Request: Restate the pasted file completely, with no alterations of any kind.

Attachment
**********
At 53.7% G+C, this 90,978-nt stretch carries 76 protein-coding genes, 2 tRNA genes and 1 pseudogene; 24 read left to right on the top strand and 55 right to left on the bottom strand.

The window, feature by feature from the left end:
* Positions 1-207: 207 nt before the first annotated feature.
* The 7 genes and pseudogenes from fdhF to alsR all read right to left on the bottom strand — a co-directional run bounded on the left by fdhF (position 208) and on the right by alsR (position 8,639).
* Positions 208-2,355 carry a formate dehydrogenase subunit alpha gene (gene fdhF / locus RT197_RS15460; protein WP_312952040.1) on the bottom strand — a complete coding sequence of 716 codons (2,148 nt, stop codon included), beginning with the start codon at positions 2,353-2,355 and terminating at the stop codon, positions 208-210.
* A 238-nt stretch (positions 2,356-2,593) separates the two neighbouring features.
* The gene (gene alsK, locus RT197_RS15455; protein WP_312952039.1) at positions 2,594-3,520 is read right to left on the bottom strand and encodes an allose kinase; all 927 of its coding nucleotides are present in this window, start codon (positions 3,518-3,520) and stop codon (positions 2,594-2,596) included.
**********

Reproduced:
At 53.7% G+C, this 90,978-nt stretch carries 76 protein-coding genes, 2 tRNA genes and 1 pseudogene; 24 read left to right on the top strand and 55 right to left on the bottom strand.

The window, feature by feature from the left end:
* Positions 1-207: 207 nt before the first annotated feature.
* The 7 genes and pseudogenes from fdhF to alsR all read right to left on the bottom strand — a co-directional run bounded on the left by fdhF (position 208) and on the right by alsR (position 8,639).
* Positions 208-2,355 carry a formate dehydrogenase subunit alpha gene (gene fdhF / locus RT197_RS15460; protein WP_312952040.1) on the bottom strand — a complete coding sequence of 716 codons (2,148 nt, stop codon included), beginning with the start codon at positions 2,353-2,355 and terminating at the stop codon, positions 208-210.
* A 238-nt stretch (positions 2,356-2,593) separates the two neighbouring features.
* The gene (gene alsK, locus RT197_RS15455; protein WP_312952039.1) at positions 2,594-3,520 is read right to left on the bottom strand and encodes an allose kinase; all 927 of its coding nucleotides are present in this window, start codon (positions 3,518-3,520) and stop codon (positions 2,594-2,596) included.